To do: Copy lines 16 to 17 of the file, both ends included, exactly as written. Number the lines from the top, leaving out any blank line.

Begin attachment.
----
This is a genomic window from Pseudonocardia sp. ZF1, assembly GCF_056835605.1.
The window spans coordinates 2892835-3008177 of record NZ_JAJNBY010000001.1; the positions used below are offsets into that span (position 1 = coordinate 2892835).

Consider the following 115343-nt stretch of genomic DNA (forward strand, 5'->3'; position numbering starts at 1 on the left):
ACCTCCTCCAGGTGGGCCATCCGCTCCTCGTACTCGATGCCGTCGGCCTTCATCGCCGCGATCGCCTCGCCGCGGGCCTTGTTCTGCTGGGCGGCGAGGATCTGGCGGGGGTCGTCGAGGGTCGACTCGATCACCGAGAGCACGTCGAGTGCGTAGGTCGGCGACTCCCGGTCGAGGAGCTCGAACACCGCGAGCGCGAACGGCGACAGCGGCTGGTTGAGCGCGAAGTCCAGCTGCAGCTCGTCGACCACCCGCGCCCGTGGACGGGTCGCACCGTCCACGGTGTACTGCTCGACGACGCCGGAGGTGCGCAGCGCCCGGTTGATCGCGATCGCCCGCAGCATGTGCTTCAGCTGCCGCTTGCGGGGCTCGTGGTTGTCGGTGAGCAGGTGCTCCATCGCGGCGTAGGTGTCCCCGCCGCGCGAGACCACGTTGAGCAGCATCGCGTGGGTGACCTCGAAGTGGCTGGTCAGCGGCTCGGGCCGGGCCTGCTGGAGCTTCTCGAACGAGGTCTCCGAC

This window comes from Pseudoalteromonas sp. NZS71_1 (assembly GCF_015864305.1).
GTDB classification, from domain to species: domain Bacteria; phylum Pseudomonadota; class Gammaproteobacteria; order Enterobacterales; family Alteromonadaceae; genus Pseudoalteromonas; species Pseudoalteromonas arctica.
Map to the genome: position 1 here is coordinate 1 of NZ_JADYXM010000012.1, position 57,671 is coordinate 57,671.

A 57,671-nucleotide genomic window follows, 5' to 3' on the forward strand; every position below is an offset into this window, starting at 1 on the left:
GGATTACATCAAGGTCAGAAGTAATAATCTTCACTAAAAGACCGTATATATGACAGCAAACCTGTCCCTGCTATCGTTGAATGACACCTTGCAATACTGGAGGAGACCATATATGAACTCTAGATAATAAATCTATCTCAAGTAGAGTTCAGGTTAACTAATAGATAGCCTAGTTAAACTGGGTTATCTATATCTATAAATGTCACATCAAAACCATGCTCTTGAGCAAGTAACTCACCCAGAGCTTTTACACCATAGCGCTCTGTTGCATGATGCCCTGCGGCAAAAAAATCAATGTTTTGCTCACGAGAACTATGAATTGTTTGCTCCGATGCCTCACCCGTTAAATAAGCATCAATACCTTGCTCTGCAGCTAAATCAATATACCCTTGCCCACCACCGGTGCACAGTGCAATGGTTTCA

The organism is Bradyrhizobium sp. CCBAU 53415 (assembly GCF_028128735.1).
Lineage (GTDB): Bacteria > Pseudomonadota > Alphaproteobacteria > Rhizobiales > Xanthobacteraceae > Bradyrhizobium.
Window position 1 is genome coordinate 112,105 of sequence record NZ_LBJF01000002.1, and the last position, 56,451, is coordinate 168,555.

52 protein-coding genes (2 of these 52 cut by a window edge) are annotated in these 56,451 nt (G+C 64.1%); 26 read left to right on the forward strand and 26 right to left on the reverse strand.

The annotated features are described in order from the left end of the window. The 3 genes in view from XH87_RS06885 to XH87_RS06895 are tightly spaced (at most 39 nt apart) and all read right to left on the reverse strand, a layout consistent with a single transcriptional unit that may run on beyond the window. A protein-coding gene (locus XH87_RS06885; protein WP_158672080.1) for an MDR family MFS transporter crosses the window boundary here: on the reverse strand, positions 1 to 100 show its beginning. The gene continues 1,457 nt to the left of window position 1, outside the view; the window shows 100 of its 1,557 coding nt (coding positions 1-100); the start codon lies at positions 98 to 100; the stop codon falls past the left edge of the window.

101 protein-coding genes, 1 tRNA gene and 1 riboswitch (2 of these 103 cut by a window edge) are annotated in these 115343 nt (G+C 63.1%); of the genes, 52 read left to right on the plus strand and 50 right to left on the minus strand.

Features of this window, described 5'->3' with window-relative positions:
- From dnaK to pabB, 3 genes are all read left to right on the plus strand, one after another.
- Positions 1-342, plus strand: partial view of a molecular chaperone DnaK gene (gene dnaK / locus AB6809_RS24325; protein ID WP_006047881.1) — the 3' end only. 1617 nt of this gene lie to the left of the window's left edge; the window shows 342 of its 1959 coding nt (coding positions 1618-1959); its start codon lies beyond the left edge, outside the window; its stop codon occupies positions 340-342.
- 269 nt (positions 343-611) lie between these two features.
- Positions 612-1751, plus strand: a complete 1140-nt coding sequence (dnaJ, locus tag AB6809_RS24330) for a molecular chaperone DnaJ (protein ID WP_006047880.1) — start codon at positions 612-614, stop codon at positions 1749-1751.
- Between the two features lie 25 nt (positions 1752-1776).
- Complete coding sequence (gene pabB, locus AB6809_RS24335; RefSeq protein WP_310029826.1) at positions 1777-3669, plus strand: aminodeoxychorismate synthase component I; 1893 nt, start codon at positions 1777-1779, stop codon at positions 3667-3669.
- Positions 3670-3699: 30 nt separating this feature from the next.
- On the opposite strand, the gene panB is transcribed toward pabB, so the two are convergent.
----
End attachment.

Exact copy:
Features of this window, described 5'->3' with window-relative positions:
- From dnaK to pabB, 3 genes are all read left to right on the plus strand, one after another.